Kokomo Tribune; Kokomo, Indiana

September 18, 2013

Airport extension close to finish

Feds approve $1.3 million for site and electrical work.

By Scott Smith Kokomo Tribune
Kokomo Tribune

---- — The finish line is coming into view at the Kokomo Municipal Airport, where a $1.3 million federal award will bring a runway extension another step closer.

City officials said Monday the Federal Aviation Administration will fund site and electrical work at the airport this year, allowing contractors to level the land where the runway extension will be built.

Airport officials have been working for the past decade to extend the runway to allow larger jets to take off with heavier fuel loads, increasing the airport’s attractiveness to users.

The FAA has already spent about $8 million on the project, including money for land acquisition and funds to re-route County Road 300 East and level off runway safety areas on either end of the main runway.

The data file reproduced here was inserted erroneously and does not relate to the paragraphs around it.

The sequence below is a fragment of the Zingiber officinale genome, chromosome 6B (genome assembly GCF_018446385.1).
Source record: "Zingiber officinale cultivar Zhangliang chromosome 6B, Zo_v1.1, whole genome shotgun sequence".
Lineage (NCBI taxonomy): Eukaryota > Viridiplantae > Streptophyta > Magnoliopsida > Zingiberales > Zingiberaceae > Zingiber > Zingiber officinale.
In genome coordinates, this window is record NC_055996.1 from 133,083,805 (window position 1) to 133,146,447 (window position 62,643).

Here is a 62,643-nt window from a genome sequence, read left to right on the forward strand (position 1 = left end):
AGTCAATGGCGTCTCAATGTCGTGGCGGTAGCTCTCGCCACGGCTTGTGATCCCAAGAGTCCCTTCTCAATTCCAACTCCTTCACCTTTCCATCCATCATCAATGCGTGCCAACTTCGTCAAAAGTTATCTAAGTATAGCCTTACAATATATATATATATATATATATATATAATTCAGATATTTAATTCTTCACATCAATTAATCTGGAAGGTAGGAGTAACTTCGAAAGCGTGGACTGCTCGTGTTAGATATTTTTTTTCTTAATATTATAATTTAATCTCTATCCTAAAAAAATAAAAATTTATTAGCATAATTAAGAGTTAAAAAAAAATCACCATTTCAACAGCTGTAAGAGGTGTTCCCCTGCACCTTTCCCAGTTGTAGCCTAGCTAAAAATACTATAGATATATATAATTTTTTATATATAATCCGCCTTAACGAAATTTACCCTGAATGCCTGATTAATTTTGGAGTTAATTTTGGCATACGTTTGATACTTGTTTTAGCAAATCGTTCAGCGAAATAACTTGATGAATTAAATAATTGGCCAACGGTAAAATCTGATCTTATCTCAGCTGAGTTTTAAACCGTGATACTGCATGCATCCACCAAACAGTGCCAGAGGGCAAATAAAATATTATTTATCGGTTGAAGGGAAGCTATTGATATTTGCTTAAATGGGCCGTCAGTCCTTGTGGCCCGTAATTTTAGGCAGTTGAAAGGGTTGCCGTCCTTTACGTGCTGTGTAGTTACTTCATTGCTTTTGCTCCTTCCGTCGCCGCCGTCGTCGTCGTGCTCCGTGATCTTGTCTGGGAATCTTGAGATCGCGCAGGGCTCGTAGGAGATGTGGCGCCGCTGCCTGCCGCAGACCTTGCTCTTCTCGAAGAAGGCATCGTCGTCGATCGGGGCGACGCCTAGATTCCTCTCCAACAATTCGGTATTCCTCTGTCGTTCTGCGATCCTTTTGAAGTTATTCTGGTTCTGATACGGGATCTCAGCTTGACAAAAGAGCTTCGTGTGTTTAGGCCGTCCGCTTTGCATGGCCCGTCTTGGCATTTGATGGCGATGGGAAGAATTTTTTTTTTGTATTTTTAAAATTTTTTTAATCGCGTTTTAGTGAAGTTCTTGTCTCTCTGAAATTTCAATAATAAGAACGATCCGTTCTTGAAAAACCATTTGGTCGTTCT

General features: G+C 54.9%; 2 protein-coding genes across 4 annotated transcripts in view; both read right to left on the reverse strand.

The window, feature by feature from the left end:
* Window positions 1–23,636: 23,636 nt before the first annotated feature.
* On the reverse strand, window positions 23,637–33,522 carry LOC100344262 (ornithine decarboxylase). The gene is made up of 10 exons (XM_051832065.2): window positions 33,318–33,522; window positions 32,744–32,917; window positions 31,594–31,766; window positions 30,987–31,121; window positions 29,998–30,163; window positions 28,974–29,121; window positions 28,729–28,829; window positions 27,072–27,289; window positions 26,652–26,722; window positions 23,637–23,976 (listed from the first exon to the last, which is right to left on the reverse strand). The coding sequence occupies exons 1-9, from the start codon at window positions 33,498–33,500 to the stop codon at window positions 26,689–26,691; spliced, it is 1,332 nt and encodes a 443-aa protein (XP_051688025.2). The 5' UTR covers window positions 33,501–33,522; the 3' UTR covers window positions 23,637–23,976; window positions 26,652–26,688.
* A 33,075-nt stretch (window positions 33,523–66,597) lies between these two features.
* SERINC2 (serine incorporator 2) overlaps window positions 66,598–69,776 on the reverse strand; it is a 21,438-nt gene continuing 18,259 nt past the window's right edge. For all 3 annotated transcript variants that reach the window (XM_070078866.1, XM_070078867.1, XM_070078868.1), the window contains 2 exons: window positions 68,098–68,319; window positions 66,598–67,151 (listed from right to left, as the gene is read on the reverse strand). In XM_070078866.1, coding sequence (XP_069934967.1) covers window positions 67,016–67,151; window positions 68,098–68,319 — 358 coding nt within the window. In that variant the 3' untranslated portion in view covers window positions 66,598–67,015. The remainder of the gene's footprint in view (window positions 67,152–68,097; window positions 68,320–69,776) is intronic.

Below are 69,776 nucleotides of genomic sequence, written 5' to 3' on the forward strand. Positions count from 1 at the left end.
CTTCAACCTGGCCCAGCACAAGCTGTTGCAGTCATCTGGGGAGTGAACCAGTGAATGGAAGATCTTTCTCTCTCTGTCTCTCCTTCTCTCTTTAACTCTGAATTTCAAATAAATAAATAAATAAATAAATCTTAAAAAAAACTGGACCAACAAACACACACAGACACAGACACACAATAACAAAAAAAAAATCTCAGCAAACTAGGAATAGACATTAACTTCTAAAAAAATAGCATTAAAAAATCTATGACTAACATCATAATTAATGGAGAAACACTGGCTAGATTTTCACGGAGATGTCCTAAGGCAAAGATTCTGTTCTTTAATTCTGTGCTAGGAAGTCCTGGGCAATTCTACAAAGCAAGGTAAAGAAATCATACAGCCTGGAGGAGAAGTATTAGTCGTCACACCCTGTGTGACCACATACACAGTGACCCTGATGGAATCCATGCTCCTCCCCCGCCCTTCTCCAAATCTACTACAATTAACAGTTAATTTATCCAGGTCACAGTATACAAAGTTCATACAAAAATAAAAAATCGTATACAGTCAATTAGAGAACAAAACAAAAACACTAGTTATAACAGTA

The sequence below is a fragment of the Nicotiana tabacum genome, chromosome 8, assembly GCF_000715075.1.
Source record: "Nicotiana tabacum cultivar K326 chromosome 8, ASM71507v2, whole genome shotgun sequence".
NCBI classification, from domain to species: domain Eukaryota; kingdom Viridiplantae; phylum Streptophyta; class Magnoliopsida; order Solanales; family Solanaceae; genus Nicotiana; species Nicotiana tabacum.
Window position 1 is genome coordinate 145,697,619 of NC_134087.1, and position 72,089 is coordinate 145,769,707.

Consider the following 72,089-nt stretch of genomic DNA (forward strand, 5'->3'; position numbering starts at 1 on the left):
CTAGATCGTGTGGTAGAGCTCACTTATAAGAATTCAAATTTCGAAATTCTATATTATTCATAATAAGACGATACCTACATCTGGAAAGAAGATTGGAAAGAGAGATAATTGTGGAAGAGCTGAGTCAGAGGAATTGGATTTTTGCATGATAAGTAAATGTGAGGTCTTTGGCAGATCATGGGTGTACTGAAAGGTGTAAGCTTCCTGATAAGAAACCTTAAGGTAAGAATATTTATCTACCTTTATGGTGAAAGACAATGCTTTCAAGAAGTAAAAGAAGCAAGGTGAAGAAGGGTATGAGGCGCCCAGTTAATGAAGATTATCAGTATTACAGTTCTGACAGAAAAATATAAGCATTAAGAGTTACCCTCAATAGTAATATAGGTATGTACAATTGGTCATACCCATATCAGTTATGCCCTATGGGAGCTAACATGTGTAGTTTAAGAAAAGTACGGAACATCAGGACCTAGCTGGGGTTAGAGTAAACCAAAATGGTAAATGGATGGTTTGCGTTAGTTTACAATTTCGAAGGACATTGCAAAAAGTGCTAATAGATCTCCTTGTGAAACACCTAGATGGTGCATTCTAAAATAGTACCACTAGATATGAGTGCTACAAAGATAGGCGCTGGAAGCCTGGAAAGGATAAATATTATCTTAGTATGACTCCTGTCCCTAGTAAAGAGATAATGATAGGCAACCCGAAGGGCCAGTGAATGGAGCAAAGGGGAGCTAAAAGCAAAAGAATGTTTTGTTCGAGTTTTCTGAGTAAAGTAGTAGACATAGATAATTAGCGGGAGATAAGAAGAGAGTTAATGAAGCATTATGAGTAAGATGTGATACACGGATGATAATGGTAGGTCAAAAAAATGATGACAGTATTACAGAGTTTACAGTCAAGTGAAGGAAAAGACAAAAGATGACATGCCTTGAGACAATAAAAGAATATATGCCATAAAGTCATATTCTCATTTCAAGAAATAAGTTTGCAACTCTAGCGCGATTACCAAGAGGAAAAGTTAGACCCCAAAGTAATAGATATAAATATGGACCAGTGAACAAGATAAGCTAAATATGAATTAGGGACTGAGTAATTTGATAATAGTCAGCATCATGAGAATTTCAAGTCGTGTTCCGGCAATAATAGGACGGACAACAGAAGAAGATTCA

The latest round of funding, which the city will match with $97,500 in local funding, will be used to prepare the runway extension area for paving, to upgrade a lighting system and to move a navigation antenna, airport director Frank Cade said Tuesday.

Poindexter Excavating, Indianapolis, Michiana Contracting, Plymouth, and Huston Electric, Kokomo, will be the contractors on the work.

“Expanding the Kokomo Municipal Airport’s runway enables our international companies to stay connected to their customers,” said Kokomo Mayor Greg Goodnight. “The airport is a major asset for Kokomo as we continue efforts to attract and retain business and industry.”

In addition to passenger flights, the airport provides service to Chrysler, GMCH, Delphi, Haynes International, Target and Walmart, among others.

Airport officials took bids on both the site grading work and on the runway extension this year, but FAA officials decided to only fund the site work. Cade said he is hopeful the city can obtain the funding for the runway extension next year. That work is expected to cost somewhere between $1.3 million and $1.5 million, with the federal government picking up somewhere between 5 percent and 7.5 percent of the cost.